He claimed that a supplemental declaration violated the statute of frauds and that the release wasn’t enforceable because it didn’t meet the fair notice requirements. The evidence wasn’t disputed that he signed a lot sales contract in buying a condo unit. The agreement stated the unit he was contracting to buy was subject to restrictions and conditions. The agreement included a defined term. The declaration referenced a statement that a copy of the documents had been gotten by the buyer. The contract also stated that the declaration was recorded.

Continue reading →

Published on:

traffic lightA recent Texas truck accident decision arose out of a pickup truck accident. An equipment company had employed a man as a driver. While driving in the course and scope of his employment in November 2012, the man got into an accident. At trial, the jury received conflicting evidence about what happened to cause the accident and the plaintiff’s injuries.

The plaintiff was driving east in a pickup one morning. When he came to an intersection with a yellow light, he slowed down, and the light turned red. The intersection was east of a school zone, where the speed limit was 30 mph. After he stopped, the plaintiff saw the equipment company employee driving toward him from behind in another pickup. The plaintiff estimated the other driver was moving at 45 mph when he struck the plaintiff’s truck from behind.

The impact was hard, according to the plaintiff. The plaintiff experienced pain in his neck, shoulders, and back, and he testified that the force pulled his seat loose from the hinges fixing it in place. He also presented deposition testimony from the other driver, in which the other driver admitted his fault and testified that he believed the plaintiff was hurt. He also presented the employer’s representative’s deposition testimony. The deponent testified that the employee had written out a statement in which he admitted that in his opinion, he was at fault for the accident, and the deponent testified that the employer agreed.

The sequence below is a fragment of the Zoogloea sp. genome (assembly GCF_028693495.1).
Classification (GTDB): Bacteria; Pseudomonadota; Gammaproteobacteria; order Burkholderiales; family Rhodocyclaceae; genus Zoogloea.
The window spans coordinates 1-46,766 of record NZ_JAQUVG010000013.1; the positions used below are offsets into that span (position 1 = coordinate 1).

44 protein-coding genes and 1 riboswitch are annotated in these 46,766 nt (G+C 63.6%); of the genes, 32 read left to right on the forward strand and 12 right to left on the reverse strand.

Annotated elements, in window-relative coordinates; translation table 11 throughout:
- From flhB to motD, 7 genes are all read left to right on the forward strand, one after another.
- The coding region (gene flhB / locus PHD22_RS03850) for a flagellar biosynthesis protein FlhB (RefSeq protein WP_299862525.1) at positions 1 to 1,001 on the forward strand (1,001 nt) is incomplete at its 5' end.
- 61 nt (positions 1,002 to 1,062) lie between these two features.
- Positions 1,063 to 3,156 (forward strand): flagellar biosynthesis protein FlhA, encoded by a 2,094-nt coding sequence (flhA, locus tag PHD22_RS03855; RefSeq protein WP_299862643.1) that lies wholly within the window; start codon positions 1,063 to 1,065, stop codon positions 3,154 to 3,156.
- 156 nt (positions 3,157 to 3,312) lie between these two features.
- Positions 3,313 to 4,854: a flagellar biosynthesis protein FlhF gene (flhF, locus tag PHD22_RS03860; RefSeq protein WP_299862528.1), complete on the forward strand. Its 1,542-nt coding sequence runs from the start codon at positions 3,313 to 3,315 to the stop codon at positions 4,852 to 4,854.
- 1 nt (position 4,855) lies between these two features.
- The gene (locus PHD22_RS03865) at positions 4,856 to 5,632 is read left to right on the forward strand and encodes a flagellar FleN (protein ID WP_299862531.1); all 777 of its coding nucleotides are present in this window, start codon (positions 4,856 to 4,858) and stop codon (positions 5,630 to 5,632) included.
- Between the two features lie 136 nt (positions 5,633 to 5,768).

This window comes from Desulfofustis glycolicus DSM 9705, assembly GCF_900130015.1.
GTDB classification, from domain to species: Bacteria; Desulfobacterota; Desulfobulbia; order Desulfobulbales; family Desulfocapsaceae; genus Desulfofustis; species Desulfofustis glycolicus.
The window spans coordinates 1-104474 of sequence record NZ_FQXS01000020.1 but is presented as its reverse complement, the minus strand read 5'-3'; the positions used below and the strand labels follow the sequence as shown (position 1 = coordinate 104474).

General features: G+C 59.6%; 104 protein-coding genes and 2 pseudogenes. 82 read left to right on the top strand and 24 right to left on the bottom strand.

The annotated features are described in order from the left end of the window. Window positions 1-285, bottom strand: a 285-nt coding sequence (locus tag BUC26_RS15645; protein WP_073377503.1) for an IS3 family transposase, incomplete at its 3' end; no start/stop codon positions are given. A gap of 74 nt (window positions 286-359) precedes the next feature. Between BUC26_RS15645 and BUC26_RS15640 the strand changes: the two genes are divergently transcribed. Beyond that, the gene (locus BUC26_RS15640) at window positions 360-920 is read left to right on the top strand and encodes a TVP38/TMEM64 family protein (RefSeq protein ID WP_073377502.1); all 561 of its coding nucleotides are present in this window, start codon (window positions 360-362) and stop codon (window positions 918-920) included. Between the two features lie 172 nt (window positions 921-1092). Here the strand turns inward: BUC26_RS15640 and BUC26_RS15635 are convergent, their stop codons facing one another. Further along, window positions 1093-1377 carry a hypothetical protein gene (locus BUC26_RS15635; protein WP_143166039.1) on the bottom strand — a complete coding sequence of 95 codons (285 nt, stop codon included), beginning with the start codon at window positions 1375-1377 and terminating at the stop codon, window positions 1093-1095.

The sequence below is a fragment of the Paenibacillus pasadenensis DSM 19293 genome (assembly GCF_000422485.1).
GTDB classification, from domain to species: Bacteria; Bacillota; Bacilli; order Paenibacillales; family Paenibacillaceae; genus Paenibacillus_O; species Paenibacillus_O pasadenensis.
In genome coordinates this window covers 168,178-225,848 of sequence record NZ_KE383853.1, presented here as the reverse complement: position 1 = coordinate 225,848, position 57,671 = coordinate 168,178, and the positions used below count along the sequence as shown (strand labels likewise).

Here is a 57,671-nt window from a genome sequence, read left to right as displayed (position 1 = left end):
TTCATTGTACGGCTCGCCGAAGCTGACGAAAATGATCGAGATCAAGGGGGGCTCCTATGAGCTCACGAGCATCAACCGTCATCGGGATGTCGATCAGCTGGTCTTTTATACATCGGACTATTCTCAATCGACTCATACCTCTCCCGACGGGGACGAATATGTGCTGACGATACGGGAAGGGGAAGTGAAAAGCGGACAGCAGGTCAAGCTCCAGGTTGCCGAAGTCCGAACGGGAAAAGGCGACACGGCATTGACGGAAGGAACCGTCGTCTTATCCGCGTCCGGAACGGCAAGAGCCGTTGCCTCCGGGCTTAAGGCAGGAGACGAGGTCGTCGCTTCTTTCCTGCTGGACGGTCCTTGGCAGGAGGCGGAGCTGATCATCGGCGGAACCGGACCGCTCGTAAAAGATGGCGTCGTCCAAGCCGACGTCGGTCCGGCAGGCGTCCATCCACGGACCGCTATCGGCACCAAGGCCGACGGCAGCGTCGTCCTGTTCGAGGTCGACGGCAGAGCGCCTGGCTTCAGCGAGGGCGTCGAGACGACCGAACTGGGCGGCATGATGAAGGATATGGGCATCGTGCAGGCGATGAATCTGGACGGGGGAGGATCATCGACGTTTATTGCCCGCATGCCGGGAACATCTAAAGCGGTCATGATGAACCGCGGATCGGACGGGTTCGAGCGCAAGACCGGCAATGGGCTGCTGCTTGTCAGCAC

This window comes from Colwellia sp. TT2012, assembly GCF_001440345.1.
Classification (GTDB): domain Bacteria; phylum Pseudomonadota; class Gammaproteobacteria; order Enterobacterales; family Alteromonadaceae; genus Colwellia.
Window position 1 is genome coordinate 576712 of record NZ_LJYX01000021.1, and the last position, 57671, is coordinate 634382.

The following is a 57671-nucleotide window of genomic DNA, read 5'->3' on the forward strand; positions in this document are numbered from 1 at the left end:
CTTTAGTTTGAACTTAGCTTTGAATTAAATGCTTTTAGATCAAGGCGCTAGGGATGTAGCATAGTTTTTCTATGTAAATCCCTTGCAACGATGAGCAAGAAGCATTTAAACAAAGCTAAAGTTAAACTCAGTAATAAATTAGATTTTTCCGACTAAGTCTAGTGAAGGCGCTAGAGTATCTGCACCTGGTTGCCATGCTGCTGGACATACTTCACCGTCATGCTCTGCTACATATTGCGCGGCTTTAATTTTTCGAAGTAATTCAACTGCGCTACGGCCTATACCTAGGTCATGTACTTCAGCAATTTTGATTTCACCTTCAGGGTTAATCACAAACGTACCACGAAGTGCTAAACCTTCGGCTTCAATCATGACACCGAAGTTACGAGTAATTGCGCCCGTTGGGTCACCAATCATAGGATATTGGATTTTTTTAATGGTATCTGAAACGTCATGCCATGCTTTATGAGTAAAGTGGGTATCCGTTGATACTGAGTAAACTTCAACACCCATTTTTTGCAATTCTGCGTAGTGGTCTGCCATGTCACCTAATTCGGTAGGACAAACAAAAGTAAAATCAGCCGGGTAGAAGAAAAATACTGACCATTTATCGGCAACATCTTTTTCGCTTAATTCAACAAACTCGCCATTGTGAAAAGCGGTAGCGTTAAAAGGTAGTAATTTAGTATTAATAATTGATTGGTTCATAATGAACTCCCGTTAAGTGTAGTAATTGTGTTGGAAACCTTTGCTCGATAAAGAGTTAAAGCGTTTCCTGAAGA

Continue reading →

Published on:

rodeoIn a recent Texas premises liability lawsuit, the plaintiff sued a property owner for premises liability and negligence after tripping over a floor mat at a rodeo. The rodeo was operated at NRG Park for three weeks in March. NRG Park was made up of three entities (including a stadium, arena, and center) and owned by a corporation that hired a management company to oversee the daily operations of the NRG Park complex.

The center had concrete floors, and the management company was supposed to install rubber mats there based on the rodeo’s lease agreement. These mats were stored during times of non-operation. While the event was being prepared, the rodeo told the management company where to put the floor mats. These were unrolled and duct taped together. However, they were not taped to the floor.

After the rodeo started, the rodeo would have responsibility for maintaining the mats. The management company was supposed to assist by replacing tape where necessary.

Continue reading →

Published on:

dogIn a recent Texas dog bite decision, the plaintiff sued after suffering injuries from a dog bite. The case arose in 2013 when he went with his girlfriend to the defendants’ house to meet the girlfriend’s father, who was staying with the defendants. He didn’t know the defendants, and the defendants didn’t know that either the plaintiff or his girlfriend were planning to come by the house.

The plaintiff and his girlfriend stood on the front porch and knocked. Nobody was home. After some time, the girlfriend opened the unlocked front door. The defendants’ dog, who was a 22-month-old Akita, came to the door. The plaintiff had stayed on the front porch and tried to shut the door when he saw the Akita. The dog went through the open door and bit him. Even though he was bitten, the plaintiff pushed the dog back into the house and shut the door. He had to go to the hospital.

He sued the defendants for negligent handling of an animal and for strict liability for a dangerous domesticated animal. He added negligence theories to an amended complaint. He claimed they were negligent per se for violating a duty set forth under section 822.042 of the Texas Health and Safety Code and that they should be held liable under premises liability law. He later amended again to add negligence per se. The trial court granted the defendants’ summary judgment motion.

Continue reading →